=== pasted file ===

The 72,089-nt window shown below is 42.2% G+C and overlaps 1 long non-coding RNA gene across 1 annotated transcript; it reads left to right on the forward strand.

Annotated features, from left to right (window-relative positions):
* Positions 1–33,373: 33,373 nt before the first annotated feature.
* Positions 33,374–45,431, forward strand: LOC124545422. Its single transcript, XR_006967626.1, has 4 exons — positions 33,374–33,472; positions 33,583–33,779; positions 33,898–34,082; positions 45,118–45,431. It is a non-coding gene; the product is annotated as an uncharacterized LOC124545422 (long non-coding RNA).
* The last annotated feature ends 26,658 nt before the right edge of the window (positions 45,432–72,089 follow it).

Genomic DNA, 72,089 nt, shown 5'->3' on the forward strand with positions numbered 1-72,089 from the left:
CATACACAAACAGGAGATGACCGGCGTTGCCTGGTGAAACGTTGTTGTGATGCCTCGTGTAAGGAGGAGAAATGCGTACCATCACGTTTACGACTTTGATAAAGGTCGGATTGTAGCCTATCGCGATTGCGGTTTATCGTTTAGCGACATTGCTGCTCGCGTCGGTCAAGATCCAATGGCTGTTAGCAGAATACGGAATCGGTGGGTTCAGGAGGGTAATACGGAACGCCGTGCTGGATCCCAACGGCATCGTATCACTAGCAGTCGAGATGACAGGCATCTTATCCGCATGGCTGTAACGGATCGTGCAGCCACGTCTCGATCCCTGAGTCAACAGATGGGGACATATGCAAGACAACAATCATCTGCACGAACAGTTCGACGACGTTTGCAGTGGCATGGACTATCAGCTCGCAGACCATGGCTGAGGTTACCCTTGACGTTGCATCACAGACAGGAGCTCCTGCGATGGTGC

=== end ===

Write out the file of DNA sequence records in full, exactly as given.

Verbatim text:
The 72,089-nt window shown below is 42.2% G+C and overlaps 1 long non-coding RNA gene across 1 annotated transcript; it reads left to right on the forward strand.

Annotated features, from left to right (window-relative positions):
* Positions 1–33,373: 33,373 nt before the first annotated feature.
* Positions 33,374–45,431, forward strand: LOC124545422. Its single transcript, XR_006967626.1, has 4 exons — positions 33,374–33,472; positions 33,583–33,779; positions 33,898–34,082; positions 45,118–45,431. It is a non-coding gene; the product is annotated as an uncharacterized LOC124545422 (long non-coding RNA).
* The last annotated feature ends 26,658 nt before the right edge of the window (positions 45,432–72,089 follow it).

Genomic DNA, 72,089 nt, shown 5'->3' on the forward strand with positions numbered 1-72,089 from the left:
CATACACAAACAGGAGATGACCGGCGTTGCCTGGTGAAACGTTGTTGTGATGCCTCGTGTAAGGAGGAGAAATGCGTACCATCACGTTTACGACTTTGATAAAGGTCGGATTGTAGCCTATCGCGATTGCGGTTTATCGTTTAGCGACATTGCTGCTCGCGTCGGTCAAGATCCAATGGCTGTTAGCAGAATACGGAATCGGTGGGTTCAGGAGGGTAATACGGAACGCCGTGCTGGATCCCAACGGCATCGTATCACTAGCAGTCGAGATGACAGGCATCTTATCCGCATGGCTGTAACGGATCGTGCAGCCACGTCTCGATCCCTGAGTCAACAGATGGGGACATATGCAAGACAACAATCATCTGCACGAACAGTTCGACGACGTTTGCAGTGGCATGGACTATCAGCTCGCAGACCATGGCTGAGGTTACCCTTGACGTTGCATCACAGACAGGAGCTCCTGCGATGGTGC